See also:storm; the Roman troops withdrew to behead Antigonus the usurper at
See also:Antioch . In 37 B.C . Herod was king of Judaea, being the client of Antony and the
See also:husband of Mariamne . The
See also:Pharisees, who dominated the bulk of the Jews, were content to accept Herod's
See also:rule as a
See also:judgment of
See also:God . Hyrcanus returned from his prison : mutilated, he could no longer hold
See also:office as high-
See also:priest; but his mutilation probably gave him the
See also:prestige of a martyr, and his influence—whatever it was worth— 380 seems to have been favourable to the new dynasty . On the other hand Herod's marriage with Mariamne brought some of his enemies into his own
See also:household . He had scotched the
See also:faction of Hasmonaean sympathizers by killing
See also:forty-five members of the Sanhedrin and confiscating their possessions .
But solong as there were representatives of the family alive, there was always a possible pretender to the throne which he occupied; and the people had not lost their affection for their former deliverers . Mariamne's mother used her position to further her plots for the overthrow of her son-in-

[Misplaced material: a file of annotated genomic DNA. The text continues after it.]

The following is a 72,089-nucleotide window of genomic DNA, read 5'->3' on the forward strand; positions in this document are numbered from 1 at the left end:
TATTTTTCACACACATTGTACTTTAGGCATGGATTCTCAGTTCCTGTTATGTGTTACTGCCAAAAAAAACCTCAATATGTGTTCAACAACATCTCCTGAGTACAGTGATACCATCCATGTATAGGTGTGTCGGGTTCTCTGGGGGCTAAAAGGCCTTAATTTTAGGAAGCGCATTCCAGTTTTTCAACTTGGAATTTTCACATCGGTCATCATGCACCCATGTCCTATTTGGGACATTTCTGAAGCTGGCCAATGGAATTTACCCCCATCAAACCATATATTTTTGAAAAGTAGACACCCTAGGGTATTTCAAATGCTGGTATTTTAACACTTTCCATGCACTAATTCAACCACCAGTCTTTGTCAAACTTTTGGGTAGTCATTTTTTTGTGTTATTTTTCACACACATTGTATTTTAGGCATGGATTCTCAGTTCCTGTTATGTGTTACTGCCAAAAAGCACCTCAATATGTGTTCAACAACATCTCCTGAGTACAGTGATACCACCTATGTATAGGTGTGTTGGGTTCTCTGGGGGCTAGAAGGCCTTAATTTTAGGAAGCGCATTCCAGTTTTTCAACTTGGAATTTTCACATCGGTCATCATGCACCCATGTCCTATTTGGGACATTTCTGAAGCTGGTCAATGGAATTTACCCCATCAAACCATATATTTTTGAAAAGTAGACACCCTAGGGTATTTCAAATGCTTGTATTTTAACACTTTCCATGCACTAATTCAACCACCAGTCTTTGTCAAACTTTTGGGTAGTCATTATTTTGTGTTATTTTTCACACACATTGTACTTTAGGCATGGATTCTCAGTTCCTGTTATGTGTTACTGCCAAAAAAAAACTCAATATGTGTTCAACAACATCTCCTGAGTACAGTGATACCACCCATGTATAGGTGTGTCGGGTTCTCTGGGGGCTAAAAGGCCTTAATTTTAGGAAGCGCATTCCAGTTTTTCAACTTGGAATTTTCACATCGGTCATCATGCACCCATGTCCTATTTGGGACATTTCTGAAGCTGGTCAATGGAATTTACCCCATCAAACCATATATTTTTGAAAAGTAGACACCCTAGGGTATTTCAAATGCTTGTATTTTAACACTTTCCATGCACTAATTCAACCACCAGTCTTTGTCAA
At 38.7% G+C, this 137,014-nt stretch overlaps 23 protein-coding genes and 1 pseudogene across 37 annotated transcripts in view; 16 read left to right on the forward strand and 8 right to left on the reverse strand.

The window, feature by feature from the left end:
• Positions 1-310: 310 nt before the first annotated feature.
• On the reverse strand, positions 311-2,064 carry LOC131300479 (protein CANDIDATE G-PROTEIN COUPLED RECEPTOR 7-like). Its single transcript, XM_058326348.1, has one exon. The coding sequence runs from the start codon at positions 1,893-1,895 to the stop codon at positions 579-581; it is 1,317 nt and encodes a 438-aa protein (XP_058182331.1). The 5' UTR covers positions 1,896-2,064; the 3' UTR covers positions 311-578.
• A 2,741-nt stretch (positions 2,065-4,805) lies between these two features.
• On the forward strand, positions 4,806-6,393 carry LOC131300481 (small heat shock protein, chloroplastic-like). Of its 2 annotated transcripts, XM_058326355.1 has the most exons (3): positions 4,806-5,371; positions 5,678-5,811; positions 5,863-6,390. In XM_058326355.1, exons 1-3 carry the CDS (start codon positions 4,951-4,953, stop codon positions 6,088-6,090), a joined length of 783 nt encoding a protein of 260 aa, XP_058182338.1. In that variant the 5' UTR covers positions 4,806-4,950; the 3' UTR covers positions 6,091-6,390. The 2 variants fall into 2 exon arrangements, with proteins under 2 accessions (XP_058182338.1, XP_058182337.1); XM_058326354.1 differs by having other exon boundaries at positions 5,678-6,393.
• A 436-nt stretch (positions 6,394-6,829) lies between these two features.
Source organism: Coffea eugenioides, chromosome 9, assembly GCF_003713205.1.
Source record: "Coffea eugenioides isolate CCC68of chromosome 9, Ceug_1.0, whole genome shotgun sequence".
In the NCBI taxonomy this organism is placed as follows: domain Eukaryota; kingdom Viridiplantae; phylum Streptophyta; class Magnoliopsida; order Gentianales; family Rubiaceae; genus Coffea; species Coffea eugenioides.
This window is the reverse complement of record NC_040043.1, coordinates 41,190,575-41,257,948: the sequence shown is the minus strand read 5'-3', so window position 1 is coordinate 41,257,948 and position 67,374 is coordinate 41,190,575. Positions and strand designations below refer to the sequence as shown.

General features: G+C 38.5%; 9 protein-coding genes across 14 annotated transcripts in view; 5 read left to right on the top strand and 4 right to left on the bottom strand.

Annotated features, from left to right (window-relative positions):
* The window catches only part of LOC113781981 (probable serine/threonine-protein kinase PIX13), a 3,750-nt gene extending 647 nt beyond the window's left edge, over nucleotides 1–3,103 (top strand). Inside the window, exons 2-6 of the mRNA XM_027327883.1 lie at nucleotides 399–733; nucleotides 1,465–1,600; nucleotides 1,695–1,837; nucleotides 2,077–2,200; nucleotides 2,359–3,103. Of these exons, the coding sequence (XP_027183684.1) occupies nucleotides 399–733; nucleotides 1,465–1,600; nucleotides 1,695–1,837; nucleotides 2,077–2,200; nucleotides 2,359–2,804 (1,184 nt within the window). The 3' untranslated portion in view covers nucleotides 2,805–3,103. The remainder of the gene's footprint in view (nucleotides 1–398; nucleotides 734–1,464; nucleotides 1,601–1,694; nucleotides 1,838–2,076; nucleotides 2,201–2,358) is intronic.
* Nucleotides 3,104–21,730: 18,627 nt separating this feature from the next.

See also:law; and she found an ally in
See also:Cleopatra of Egypt, who was unwilling to be spurned by him, even if she was not weary of his patron, Antony . The events of Herod's reign indicate the temporary triumphs of his different adversaries . His high-priest, a Babylonian, was deposed in
See also:order that Aristobulus III., Mariamne's
See also:brother, might hold the place to which he had some ancestral right . But the